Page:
Making Death Passé

The Bible says everyone will die once and then face judgement (Hebrews 9:27).

Not to worry. There’s a growing movement aimed at defying God and making it possible to live forever. In fact, they even have their own church.

Located in Hollywood, Florida, “The Church of Perpetual Life” teaches that technological advances will eventually end death altogether.

Church founder Bill Faloon told the Miami New Times: “I never accepted death as being inevitable. Technology will advance to the point where death is rather optional.”

Faloon and his business partner Saul Kent are part of what is known as the “immortalist movement.” They embrace everything from organ transplants to “cryonics,” freezing bodies until science makes it possible to revive them to eternal life.

It’s part of a broader quest known as “transhumanism.” Short for transitional humanism, the concept seeks the ability to combine humans with various types of technology to enhance their mental and physical condition.

It would create what has been called “post humans,” or “techno humans.” Extreme proponents seek “singularity,” the state in which there is no distinction between human beings and manufactured entities.

Birmingham, AL-based Samford University recently held a conference entitled: “Transhumanism and the Church.”

Discussing the session with the Christian Post, conference organizer professor Steve Donaldson said the group discussed several questions: “Can a climate be created in which churches and people of religious faith engage a transhumanist future positively, or must the church resist? Is resistance futile?”

He said the conference “…was meant to constitute an early step in developing a coherent and forward-looking Christian approach to the relationship between transhumanist endeavors and the church.”

Donaldson told GRTL the conference did not reach a conclusion. “We just explored all aspects of the issue,” he said.

In contrast, GRTL President Ricardo Davis was absolutely clear on what the pro-life position is. “Artificial limbs are one thing, but trying to make us more than human - like God - is wrong.  We’re wonderfully made in the image of God and trying to go beyond that is immoral.”

Davis added: “If not guided by a moral compass, we will unleash profit-driven ghoulish forces that threaten to permanently alter human nature. Pro-life supporters need to be informed about the issues and speak up when needed.”

One such for profit endeavor already in place is Alcor, a cryopreservation company founded in 1972.  Alcor, and a similar company, Cryonics Institute, have an estimated 130 frozen people waiting for medical advances to make it possible to restore their lives.  More than 1,000 individuals have signed up to be frozen as well.

The only other cryonics facility is in Russia, although one is reportedly being readied in Oregon.

The process involves waiting until a person is at the point of dying and then lowering their body temperature to that of liquid nitrogen, or about minus 320 degrees Fahrenheit.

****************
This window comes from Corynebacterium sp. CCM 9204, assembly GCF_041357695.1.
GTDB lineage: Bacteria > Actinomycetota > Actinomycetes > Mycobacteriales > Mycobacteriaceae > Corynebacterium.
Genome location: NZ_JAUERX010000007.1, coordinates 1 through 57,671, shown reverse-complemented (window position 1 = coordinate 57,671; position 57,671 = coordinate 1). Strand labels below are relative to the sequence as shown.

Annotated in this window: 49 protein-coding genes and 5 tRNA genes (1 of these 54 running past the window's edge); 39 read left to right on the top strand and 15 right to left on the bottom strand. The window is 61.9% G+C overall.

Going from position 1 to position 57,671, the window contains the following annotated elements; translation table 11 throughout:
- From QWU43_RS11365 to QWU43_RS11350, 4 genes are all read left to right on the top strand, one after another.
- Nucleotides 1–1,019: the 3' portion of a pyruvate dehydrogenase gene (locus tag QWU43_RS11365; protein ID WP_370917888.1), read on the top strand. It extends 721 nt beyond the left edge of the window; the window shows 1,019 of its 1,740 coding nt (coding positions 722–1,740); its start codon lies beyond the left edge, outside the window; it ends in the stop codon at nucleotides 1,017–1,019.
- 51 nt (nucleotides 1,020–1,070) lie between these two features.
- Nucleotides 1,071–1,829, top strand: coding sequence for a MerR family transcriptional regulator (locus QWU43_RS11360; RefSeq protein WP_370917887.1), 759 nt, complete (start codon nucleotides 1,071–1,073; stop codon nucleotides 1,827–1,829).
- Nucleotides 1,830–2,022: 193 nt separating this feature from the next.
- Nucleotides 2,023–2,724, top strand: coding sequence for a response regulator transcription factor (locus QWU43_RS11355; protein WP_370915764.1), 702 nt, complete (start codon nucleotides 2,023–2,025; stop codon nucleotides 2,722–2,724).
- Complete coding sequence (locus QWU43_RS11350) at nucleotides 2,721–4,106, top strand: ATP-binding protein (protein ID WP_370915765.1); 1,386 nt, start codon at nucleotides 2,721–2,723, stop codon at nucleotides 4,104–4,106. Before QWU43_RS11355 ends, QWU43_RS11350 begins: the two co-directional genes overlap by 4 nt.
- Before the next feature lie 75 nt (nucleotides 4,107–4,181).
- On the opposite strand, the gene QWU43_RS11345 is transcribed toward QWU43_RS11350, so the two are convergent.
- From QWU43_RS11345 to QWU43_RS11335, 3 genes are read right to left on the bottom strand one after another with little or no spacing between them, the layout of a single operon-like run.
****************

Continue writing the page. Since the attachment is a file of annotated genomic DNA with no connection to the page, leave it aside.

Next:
The person’s blood is then replaced with a chemical solution that protects against freezing damage—a kind of antifreeze.

Cryonics patients can opt to freeze only their heads, which costs about $80,000. The price tag for freezing a whole person is $200,000. Head-only patients are called “neuros.” Apparently, the reason for freezing a person’s head is to preserve DNA.

Perhaps the best neuro case involved Boston Red Sox great Ted Williams, whose head was frozen in 2002.

Another use of cryonics (at a less severe temperature) received notoriety recently when a 24-year-old Las Vegas spa worker was found frozen to death in a liquid nitrogen cryotherapy chamber. She apparently was alone when she attempted to treat herself after hours.

The process, while not aimed at avoiding death, allegedly is helpful in treating muscle soreness, fatigue, chronic pain, anxiety and depression. It’s used by a growing number of people, including basketball star LeBron James.

However, there is limited scientific evidence that the practice is actually beneficial.

Kent—from The Church of Perpetual Life—suggests that cryonics would be his last resort. “My objective is not to be frozen and come back. What I really want to do was [sic] not to die at all,” he told the Miami New Times.

All of this is another example of a lost world attempting to defy God and take control of life itself.

But, Christians already know how to live forever, and it doesn’t take any scientific breakthroughs. Being born again through faith in Jesus Christ guarantees eternal life.

As Biblically-based pro-life supporters, we have an obligation to be informed about this issue, as well as to have the courage to engage family and friends in discussing it.

Sources: miaminewtimes.com; aol.com; startribune.com.

By Wayne DuBois

Media Relations Advisor